Forever 21 Inc., a fast-expanding L.A. apparel retailer that targets teen girls and young women, is planning to buy competitor Gadzooks Inc. out of bankruptcy for about $33 million, the Los Angeles Times reported. That would dramatically increase the size of Forever 21, a 200-store chain. Executives said Thursday that the retailer had agreed to assume the leases of at least 150 Gadzooks stores. Texas-based Gadzooks, which filed for Chapter 11 bankruptcy protection a year ago, has no stores in California.
Complaint Against American Funds Puts Financial Advisors in a Bind
Allegations that American Funds had improper marketing deals with brokerages are posing a quandary for independent financial advisors, many of whom have helped make the Los Angeles firm the bestselling mutual fund company in recent years, the Los Angeles Times reported. After 17 months of scandal revelations that have rocked the fund industry, some advisors say it's difficult to find high-quality companies that haven't had their reputations sullied.
Man Pleads No Contest in ChoicePoint ID Theft
A North Hollywood man accused of infiltrating the databases of one of the nation's largest collectors of consumer information pleaded no contest Thursday to felony identity theft. Olatunji Oluwatosin was sentenced to 16 months in state prison for his role in a fraud ring that illegally accessed the credit reports, Social Security numbers and other personal information of tens of thousands of people. Oluwatosin, a Nigerian national, could be deported after his sentence is served, the Los Angeles Times reported.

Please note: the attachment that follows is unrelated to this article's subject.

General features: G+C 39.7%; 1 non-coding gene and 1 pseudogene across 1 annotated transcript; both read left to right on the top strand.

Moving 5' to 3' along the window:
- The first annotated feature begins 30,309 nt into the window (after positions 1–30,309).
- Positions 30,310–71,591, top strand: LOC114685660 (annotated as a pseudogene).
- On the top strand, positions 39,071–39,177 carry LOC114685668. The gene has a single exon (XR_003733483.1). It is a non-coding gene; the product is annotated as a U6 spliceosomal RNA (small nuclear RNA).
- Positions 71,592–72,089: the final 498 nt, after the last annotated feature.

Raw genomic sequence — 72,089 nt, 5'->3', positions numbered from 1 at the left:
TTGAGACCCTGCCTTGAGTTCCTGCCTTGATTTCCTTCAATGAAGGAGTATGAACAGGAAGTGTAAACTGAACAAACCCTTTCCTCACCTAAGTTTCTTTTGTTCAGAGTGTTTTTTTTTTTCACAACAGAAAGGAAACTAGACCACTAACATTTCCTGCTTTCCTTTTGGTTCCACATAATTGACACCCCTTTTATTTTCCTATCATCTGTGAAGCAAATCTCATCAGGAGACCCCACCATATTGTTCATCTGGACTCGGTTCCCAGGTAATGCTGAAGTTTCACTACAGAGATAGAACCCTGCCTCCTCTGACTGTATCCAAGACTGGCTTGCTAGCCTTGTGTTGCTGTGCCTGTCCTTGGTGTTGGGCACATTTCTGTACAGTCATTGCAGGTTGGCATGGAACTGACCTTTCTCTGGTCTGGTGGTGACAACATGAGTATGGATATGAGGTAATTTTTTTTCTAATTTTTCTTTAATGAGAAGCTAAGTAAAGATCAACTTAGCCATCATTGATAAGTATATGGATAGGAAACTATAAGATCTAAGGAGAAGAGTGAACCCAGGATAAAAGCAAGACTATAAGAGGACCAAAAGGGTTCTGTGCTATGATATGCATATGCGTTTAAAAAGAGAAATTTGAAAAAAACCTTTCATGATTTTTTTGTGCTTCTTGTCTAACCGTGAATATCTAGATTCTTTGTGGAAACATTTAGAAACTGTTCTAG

Staples Center Bond Ratings May Be Revised
Nearly $500 million of municipal bonds used for L.A.'s Staples Center and arenas in four other cities that are home to National Hockey League teams may have their credit ratings reviewed by Fitch Ratings because of the canceled season, Bloomberg News reported. The NHL ended the season Wednesday after locking out players for 154 days. Fitch analyst Chad Lewis said Thursday that the ratings might hinge on whether the league could avoid having to cancel next season. Staples Center bonds are rated A, sixth-highest of 10 investment grades.
French Insurer Defaults in Executive Life Suit
French insurer MAAF defaulted in a civil lawsuit in which it was accused of defrauding the state of California of billions of dollars in the purchase of Executive Life Insurance Co., Reuters reported. The state planned to ask a jury to order MAAF to pay a share of $3.7 billion in damages claimed in the suit, which also targets the French government and French bank Credit Lyonnais. MAAF voluntarily entered the default judgment because it has no U.S. assets and believes French courts would not enforce any damages levied against it by the U.S. District Court in Los Angeles.
Stan Lee Expects to Settle Royalty Suit
Spider-Man creator Stan Lee, who spent two years in court fighting Marvel Enterprises Inc. for royalties from the characters he invented, said he expected to settle the case before a judge decided how much the company owed him, Bloomberg News reported. The ruling last month entitled Lee to 10 percent of Marvel's profit from films, TV shows and other products based on Lee's inventions. Marvel said it would appeal.
Foreclosures in State Fall to a 13-Year Low